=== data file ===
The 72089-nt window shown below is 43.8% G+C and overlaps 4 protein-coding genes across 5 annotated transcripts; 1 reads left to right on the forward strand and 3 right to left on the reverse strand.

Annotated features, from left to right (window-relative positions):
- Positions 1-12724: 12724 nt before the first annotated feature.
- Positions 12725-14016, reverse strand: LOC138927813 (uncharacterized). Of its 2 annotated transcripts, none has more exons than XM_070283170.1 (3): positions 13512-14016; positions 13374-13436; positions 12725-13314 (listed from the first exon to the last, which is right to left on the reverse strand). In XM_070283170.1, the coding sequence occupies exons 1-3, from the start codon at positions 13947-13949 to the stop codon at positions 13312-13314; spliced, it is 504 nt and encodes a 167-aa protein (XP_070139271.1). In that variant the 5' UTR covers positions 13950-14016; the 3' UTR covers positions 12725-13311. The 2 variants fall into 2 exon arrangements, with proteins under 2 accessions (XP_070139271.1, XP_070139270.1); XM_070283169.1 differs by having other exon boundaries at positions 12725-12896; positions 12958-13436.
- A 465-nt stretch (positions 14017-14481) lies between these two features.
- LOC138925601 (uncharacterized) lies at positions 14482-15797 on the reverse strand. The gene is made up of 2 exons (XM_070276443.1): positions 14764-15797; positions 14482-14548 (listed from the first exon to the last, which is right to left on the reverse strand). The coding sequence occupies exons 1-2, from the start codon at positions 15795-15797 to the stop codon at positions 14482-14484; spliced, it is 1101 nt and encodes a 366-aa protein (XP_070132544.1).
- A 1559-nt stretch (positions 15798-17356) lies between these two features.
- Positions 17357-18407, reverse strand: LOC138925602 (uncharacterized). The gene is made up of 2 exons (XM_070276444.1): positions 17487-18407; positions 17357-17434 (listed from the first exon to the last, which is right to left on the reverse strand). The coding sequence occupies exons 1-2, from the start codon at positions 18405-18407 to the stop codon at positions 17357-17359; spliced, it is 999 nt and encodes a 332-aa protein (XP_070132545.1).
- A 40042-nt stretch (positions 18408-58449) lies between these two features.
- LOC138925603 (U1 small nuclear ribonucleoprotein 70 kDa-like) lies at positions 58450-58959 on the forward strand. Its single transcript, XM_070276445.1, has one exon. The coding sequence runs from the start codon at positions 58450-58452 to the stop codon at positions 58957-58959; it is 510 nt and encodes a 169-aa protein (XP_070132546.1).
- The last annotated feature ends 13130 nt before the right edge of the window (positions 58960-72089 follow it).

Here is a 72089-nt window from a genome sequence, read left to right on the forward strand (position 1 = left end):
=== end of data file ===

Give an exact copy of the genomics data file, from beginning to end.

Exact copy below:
The 72089-nt window shown below is 43.8% G+C and overlaps 4 protein-coding genes across 5 annotated transcripts; 1 reads left to right on the forward strand and 3 right to left on the reverse strand.

Annotated features, from left to right (window-relative positions):
- Positions 1-12724: 12724 nt before the first annotated feature.
- Positions 12725-14016, reverse strand: LOC138927813 (uncharacterized). Of its 2 annotated transcripts, none has more exons than XM_070283170.1 (3): positions 13512-14016; positions 13374-13436; positions 12725-13314 (listed from the first exon to the last, which is right to left on the reverse strand). In XM_070283170.1, the coding sequence occupies exons 1-3, from the start codon at positions 13947-13949 to the stop codon at positions 13312-13314; spliced, it is 504 nt and encodes a 167-aa protein (XP_070139271.1). In that variant the 5' UTR covers positions 13950-14016; the 3' UTR covers positions 12725-13311. The 2 variants fall into 2 exon arrangements, with proteins under 2 accessions (XP_070139271.1, XP_070139270.1); XM_070283169.1 differs by having other exon boundaries at positions 12725-12896; positions 12958-13436.
- A 465-nt stretch (positions 14017-14481) lies between these two features.
- LOC138925601 (uncharacterized) lies at positions 14482-15797 on the reverse strand. The gene is made up of 2 exons (XM_070276443.1): positions 14764-15797; positions 14482-14548 (listed from the first exon to the last, which is right to left on the reverse strand). The coding sequence occupies exons 1-2, from the start codon at positions 15795-15797 to the stop codon at positions 14482-14484; spliced, it is 1101 nt and encodes a 366-aa protein (XP_070132544.1).
- A 1559-nt stretch (positions 15798-17356) lies between these two features.
- Positions 17357-18407, reverse strand: LOC138925602 (uncharacterized). The gene is made up of 2 exons (XM_070276444.1): positions 17487-18407; positions 17357-17434 (listed from the first exon to the last, which is right to left on the reverse strand). The coding sequence occupies exons 1-2, from the start codon at positions 18405-18407 to the stop codon at positions 17357-17359; spliced, it is 999 nt and encodes a 332-aa protein (XP_070132545.1).
- A 40042-nt stretch (positions 18408-58449) lies between these two features.
- LOC138925603 (U1 small nuclear ribonucleoprotein 70 kDa-like) lies at positions 58450-58959 on the forward strand. Its single transcript, XM_070276445.1, has one exon. The coding sequence runs from the start codon at positions 58450-58452 to the stop codon at positions 58957-58959; it is 510 nt and encodes a 169-aa protein (XP_070132546.1).
- The last annotated feature ends 13130 nt before the right edge of the window (positions 58960-72089 follow it).

Here is a 72089-nt window from a genome sequence, read left to right on the forward strand (position 1 = left end):